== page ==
It appears that we humans are quite adaptable. In a relatively short time, nearly all of us have learned to ignore ads on the Internet. The best way to prove this is through eye tracking studies that capture exactly what we are looking at on a Web page.
A great visual representation of this is through the use of heat maps that show the greatest concentrations of attention as red, lesser attention as yellow, and, finally, no color markings for areas of the Website that failed to capture any attention.
For example, the image below shows the results of an eye tracking study done on three disparate Websites, with the results displayed as a heat map overlay of the site. The ad spaces are clearly marked by the yellow boxes. As you can see, all of the readers' attention is on the content section of the Website -- the areas marked in red and yellow.
To make matters worse for advertisers, browser plug-ins that block 99 percent of all advertising from ever reaching the intended audience are growing in popularity. For example, Adblock Plus is a one-click plug-in for your browser that was recently downloaded 363,934 times in one week. That is roughly 19 million downloads a year, which is equivalent to 27 percent of all U.S. households with Internet connections. It is also likely that the type of users who install ad blockers skew towards the more educated and higher income brackets that advertisers covet.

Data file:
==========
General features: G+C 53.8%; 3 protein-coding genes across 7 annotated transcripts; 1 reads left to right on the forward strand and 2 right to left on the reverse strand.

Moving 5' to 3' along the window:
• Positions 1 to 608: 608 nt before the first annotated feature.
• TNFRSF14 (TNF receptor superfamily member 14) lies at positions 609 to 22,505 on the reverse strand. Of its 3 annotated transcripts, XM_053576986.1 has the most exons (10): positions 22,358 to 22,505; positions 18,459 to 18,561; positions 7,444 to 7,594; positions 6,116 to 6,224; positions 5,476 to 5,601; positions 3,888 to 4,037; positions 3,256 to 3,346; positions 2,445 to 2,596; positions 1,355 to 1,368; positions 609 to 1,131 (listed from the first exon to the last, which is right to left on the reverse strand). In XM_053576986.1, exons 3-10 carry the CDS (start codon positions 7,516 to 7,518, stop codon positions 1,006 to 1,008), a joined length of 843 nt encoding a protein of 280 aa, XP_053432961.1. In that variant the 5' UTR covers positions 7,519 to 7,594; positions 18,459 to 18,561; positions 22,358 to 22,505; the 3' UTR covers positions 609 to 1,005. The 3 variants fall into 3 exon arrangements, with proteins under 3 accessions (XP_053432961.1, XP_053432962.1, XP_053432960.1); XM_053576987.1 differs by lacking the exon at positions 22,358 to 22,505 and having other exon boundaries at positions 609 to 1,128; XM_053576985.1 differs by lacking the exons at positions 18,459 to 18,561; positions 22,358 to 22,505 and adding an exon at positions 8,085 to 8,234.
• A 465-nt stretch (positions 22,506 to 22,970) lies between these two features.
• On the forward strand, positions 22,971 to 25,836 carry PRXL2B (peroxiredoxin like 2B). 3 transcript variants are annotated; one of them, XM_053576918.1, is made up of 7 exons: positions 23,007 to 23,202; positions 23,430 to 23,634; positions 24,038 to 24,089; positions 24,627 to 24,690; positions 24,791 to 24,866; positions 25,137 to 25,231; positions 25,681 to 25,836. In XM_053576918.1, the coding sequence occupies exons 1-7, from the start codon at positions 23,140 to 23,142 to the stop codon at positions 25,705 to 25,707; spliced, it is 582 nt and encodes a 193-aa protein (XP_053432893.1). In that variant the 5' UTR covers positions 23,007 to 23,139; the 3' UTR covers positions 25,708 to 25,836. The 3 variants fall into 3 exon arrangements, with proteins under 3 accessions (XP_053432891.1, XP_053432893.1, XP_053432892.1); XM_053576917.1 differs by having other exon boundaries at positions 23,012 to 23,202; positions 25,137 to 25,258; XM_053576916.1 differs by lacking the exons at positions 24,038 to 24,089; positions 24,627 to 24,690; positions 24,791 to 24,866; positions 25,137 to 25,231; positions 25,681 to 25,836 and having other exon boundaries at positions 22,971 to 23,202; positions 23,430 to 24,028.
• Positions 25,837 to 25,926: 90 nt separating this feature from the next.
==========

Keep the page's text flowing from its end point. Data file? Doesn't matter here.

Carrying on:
So, if consumers are ad blind and using ad blockers more and more, how will advertisers respond? Reducing online advertising spending is not a likely outcome. The advertisers know they need to be online and are moving greater shares of their advertising budgets online every year to reflect the fact that the Internet is now the No. 1 media channel at work and the No. 2 media channel at home. (See P&G Canada’s recent announcement that it will increase online advertising from 3 percent to 20 percent of its total budget.)
The most likely response is a shift in advertising spending away from the ad networks and to branded content placed on the content real estate of targeted sites. Advertisers are increasing their budgets to create rich media and branded content. They need to find a way to engage customers with this content on chosen partner sites.
This will require a new technical mechanism that overcomes the limitations of micro sites. Hopefully, everyone will be better off as brands move away from ads and towards meaningful content, such as linking back to their Website via posted videos, podcasts, blogs, and other rich media supplements, in order to engage their customers.
— Marc Osofsky, VP of Marketing, Optaros